Plagued by bed bugs that proliferate during warmer temperatures and the kind of distorted energy policy that replaces residents in the Braka village with four nuclear reactors, the UAE doesn’t always have a lot to be proud of. Except, perhaps, camel’s milk. Rich in vitamins and iron, and easier to digest than cow’s milk, we wondered how long it would take for camel’s milk to reach America’s Wholefoods shelves. As it turns out, that might happen a lot sooner than we thought.
Camel milk gets EU approval
Writing for Time, Megan Gibson explains that European Union health officials have evaluated the UAE’s camel milk, and have given it their stamp of approval.
“The EU will be conducting inspections and if the milking facilities pass, powdered camel milk will be exported to Europe, and possibly to Asia and the U.S. in the future,” she wrote.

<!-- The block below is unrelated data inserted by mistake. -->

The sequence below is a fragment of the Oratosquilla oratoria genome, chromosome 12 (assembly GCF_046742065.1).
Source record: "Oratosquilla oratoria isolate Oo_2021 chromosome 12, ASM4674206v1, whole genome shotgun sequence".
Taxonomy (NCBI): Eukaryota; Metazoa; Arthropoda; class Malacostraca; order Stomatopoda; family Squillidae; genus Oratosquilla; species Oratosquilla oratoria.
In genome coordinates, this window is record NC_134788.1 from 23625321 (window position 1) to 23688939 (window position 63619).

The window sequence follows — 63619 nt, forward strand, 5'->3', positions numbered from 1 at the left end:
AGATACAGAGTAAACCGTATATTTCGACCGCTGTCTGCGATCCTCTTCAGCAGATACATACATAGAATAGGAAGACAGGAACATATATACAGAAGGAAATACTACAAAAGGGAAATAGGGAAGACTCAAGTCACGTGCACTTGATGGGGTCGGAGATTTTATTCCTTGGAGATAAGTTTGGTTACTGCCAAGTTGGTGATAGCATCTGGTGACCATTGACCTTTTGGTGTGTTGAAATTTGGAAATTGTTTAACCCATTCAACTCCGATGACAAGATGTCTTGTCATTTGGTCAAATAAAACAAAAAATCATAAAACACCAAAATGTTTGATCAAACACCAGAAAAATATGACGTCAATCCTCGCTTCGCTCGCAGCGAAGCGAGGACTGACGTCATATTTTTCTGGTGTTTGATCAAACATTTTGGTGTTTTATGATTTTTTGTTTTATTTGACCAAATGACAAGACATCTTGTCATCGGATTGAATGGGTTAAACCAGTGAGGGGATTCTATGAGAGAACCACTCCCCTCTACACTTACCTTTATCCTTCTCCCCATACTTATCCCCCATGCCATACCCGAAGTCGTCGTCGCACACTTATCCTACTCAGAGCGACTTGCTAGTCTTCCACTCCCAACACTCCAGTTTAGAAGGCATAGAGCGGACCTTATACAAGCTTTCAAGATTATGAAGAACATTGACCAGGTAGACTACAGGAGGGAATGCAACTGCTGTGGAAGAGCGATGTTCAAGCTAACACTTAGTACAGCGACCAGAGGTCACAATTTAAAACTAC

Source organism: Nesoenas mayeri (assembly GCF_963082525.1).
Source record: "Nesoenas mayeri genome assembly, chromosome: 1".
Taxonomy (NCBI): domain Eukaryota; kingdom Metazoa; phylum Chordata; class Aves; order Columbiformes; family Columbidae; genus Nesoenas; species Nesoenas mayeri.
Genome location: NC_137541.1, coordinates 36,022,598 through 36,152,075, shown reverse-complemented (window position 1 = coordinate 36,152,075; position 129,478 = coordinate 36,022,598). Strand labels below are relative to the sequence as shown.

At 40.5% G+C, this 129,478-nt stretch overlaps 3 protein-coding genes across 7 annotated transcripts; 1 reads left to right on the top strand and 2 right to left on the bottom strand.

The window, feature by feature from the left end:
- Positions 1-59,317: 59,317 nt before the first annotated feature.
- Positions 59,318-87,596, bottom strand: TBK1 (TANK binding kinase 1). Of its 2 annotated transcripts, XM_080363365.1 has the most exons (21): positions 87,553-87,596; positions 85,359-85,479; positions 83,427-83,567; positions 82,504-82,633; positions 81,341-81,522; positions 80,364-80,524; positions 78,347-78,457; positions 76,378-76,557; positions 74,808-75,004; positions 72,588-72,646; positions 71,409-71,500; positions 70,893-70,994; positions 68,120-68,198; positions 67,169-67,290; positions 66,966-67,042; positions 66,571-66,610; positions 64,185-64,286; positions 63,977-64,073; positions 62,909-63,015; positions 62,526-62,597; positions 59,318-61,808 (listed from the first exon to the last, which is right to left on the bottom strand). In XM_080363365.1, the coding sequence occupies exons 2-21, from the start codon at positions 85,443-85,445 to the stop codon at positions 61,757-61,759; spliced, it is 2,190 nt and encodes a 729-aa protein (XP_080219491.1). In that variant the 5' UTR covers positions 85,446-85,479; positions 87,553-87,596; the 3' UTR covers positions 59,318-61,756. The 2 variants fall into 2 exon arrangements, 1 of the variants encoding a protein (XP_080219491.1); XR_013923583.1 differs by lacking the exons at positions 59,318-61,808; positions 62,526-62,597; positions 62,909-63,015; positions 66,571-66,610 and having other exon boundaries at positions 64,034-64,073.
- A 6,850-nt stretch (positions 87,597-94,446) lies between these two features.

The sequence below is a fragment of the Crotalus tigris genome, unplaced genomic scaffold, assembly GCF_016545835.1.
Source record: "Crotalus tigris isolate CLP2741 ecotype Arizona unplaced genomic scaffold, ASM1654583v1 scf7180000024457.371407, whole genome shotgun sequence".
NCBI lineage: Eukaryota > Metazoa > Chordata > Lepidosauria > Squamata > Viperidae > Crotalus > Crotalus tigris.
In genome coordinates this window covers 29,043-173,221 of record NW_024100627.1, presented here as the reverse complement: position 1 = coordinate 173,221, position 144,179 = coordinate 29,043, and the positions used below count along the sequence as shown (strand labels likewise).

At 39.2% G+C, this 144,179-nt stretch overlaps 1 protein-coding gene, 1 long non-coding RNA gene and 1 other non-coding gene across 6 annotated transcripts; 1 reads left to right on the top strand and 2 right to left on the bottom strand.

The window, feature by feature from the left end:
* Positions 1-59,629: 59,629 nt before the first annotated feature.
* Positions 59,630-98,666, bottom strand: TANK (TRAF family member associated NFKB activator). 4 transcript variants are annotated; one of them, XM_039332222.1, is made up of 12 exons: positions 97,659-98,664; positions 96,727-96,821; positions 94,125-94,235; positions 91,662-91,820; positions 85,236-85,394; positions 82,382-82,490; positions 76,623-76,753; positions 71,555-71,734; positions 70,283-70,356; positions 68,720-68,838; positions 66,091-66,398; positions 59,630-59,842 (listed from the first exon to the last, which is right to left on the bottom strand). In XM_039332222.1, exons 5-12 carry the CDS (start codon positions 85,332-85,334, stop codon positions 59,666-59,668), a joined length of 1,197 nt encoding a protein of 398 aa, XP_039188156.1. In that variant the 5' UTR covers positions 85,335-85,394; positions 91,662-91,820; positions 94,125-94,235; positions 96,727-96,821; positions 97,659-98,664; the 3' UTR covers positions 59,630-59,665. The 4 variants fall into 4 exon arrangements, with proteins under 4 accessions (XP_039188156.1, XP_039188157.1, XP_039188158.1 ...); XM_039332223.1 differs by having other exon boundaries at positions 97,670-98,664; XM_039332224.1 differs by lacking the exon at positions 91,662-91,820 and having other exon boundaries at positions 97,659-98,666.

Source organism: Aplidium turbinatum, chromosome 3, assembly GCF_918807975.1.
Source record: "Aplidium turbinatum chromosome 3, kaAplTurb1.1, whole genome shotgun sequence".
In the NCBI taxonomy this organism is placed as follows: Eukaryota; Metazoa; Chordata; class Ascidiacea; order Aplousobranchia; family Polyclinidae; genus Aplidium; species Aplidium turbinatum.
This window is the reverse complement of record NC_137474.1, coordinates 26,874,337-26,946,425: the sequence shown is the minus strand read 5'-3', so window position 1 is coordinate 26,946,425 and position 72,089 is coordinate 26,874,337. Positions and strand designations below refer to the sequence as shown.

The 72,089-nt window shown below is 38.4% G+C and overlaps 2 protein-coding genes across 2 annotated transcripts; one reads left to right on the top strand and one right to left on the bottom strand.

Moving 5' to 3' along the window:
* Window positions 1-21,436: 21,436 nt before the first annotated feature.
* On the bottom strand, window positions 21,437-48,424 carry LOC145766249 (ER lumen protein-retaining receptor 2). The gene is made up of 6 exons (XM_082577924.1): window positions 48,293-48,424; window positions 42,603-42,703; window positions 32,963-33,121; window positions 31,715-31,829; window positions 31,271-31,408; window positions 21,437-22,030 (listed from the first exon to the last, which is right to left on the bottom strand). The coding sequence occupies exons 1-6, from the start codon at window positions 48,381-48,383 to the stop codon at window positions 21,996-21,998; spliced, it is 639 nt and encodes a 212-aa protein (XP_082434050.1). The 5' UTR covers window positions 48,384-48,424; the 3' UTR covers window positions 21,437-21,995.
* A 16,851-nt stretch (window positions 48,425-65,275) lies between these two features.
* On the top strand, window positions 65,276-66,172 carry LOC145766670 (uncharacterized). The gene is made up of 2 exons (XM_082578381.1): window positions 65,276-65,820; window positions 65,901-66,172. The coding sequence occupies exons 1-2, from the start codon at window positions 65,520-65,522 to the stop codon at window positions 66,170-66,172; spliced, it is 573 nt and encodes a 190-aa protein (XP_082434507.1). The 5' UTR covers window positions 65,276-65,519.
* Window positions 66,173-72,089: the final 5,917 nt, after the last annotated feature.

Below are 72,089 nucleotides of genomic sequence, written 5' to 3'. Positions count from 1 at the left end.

She goes to say to explain that Camelicious, which is based in Dubai, hopes to derive a greater profit by exporting to Western markets. Largely successful in the UAE since 2006, they look forward to sharing the benefits of camel milk with the west. However, Gibson wonders how easily the West will embrace the taste.
Spruce up the taste
She says that while wild Camels produce a salty milk, but Camelicious camels are fed hay, carrots, and dates, which improves the milk’s taste. And to further enhance the milk’s gamey taste, they add date, saffron, chocolate, and strawberry flavor.
“We know this isn’t what you’d call a mainstream product in the West,” David Wernery, legal adviser for Camelicious, told the Associated Press. “It’s probably going to be a niche thing at first.”
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